The Rock Stars of Internal Audit Were at The IIA's GAM Conference
Larry led off the conference (after the normal routine opening greetings) with the energy and passion that typifies the man. He challenged everybody to “Lead or become Irrelevant”. In particular, he demanded that internal auditors:
- Must think and act as business owners.
- Recognize complacency is our enemy.
- Rethink our [internal audit] business models.
- Change personally.
- Hunger for change.
- Innovate beyond customer expectations – yes, even auditors can innovate.
- Become disruptive by nature, challenge the traditional way of conducting business and drive change.
- Move to a risk-based instead of transaction-based (or even controls-based) style of auditing.
- Allocate resources to address risks to the business, with more resources on higher areas, etc.
- Provide opinions, not just on individual audits, but overall opinions to your Board.
- Make smarter use of technology, including continuous auditing and data analytics.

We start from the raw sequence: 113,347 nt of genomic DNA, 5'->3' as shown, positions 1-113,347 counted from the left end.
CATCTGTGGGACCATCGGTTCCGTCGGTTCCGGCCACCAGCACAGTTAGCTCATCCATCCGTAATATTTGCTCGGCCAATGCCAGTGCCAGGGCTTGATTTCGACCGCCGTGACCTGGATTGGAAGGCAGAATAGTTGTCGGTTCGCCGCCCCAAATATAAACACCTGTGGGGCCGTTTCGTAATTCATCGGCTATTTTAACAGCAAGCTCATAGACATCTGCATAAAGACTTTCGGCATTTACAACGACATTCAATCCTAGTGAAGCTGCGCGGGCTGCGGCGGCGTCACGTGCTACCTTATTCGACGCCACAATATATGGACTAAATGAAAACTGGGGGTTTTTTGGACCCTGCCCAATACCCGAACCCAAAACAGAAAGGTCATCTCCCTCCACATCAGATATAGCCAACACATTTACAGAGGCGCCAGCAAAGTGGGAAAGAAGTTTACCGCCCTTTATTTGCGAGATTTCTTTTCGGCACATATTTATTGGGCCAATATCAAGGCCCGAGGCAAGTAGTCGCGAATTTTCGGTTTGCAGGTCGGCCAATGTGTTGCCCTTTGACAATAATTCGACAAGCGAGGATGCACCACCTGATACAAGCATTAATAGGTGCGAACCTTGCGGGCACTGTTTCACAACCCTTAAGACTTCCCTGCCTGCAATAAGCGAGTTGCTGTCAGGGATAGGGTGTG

- Understand GRC and help your organization improve its governance, risk management, and compliance processes.
- Integrate fraud prevention and detection into routine audit activities.
Larry certainly got us going in the right direction, and there were several themes that continued through the conference:
- Change and re-align the internal audit model to meet your potential.
- Improve your use of technology.
- Focus on and understand risk. Be part of the solution as organizations implement risk management.
- Be aware of changes in governance standards and contribute to best-in-class governance processes.
- Add value – and communicate.
I also enjoyed a truly ‘graduate level’ class on risk assessment challenges from Paul Sobel. Paul really thinks through his internal audit model and shared with a packed room some of the challenges in running risk management, and stimulated some interesting thinking. I admit that I really enjoy speakers who make you think!
Another notable presentation, again to a packed house, was by the one-and-only Jennifer Hambert on continuous auditing. Now, while I disagree with her on how to use the technique (I advocate a top risk-based approach that supports the assessment of risk management and related controls), nobody has more passion and energy than Jennifer.
- Richard Chambers
- Rod Winters
- Melvin Flowers
- Steve Goepfert
- Richard Anderson
- Don Robitaille
- Alan Siegfried
- Kiko Harvey
- Tim Leech (maybe more ‘punk’ than rock – smile, Tim)
- Patty Miller
- Larry Rittenberg
- Joe Atkinson
- Brian Brown
By the way, what do you think of that article, now nearly ten years old?
Posted on Apr 9, 2010 by nmarks
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